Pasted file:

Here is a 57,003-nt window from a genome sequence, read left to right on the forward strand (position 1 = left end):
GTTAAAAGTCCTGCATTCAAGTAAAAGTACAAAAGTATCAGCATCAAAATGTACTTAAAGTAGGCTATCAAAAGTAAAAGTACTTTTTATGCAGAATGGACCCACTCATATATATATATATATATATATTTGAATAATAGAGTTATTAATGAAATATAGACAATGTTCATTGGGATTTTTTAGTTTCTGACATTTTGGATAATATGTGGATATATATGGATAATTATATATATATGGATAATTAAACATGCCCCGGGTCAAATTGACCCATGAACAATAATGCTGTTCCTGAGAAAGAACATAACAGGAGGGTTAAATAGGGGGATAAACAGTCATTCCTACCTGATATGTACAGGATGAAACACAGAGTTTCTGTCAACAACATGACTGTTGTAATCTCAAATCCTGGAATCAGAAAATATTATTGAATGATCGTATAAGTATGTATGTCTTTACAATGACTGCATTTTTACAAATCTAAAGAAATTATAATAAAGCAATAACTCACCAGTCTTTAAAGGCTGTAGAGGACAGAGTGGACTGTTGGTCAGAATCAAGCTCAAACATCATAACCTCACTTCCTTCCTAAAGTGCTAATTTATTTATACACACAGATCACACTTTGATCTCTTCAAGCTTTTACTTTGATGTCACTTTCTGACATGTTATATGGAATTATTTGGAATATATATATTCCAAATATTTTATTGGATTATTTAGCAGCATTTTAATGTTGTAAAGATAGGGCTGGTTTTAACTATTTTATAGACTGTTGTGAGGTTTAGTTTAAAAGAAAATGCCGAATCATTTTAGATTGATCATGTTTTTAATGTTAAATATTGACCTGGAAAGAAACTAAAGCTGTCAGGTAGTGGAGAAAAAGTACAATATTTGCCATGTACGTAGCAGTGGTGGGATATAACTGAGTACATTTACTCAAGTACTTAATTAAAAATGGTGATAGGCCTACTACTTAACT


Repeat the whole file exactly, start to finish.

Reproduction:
Here is a 57,003-nt window from a genome sequence, read left to right on the forward strand (position 1 = left end):
GTTAAAAGTCCTGCATTCAAGTAAAAGTACAAAAGTATCAGCATCAAAATGTACTTAAAGTAGGCTATCAAAAGTAAAAGTACTTTTTATGCAGAATGGACCCACTCATATATATATATATATATATATTTGAATAATAGAGTTATTAATGAAATATAGACAATGTTCATTGGGATTTTTTAGTTTCTGACATTTTGGATAATATGTGGATATATATGGATAATTATATATATATGGATAATTAAACATGCCCCGGGTCAAATTGACCCATGAACAATAATGCTGTTCCTGAGAAAGAACATAACAGGAGGGTTAAATAGGGGGATAAACAGTCATTCCTACCTGATATGTACAGGATGAAACACAGAGTTTCTGTCAACAACATGACTGTTGTAATCTCAAATCCTGGAATCAGAAAATATTATTGAATGATCGTATAAGTATGTATGTCTTTACAATGACTGCATTTTTACAAATCTAAAGAAATTATAATAAAGCAATAACTCACCAGTCTTTAAAGGCTGTAGAGGACAGAGTGGACTGTTGGTCAGAATCAAGCTCAAACATCATAACCTCACTTCCTTCCTAAAGTGCTAATTTATTTATACACACAGATCACACTTTGATCTCTTCAAGCTTTTACTTTGATGTCACTTTCTGACATGTTATATGGAATTATTTGGAATATATATATTCCAAATATTTTATTGGATTATTTAGCAGCATTTTAATGTTGTAAAGATAGGGCTGGTTTTAACTATTTTATAGACTGTTGTGAGGTTTAGTTTAAAAGAAAATGCCGAATCATTTTAGATTGATCATGTTTTTAATGTTAAATATTGACCTGGAAAGAAACTAAAGCTGTCAGGTAGTGGAGAAAAAGTACAATATTTGCCATGTACGTAGCAGTGGTGGGATATAACTGAGTACATTTACTCAAGTACTTAATTAAAAATGGTGATAGGCCTACTACTTAACT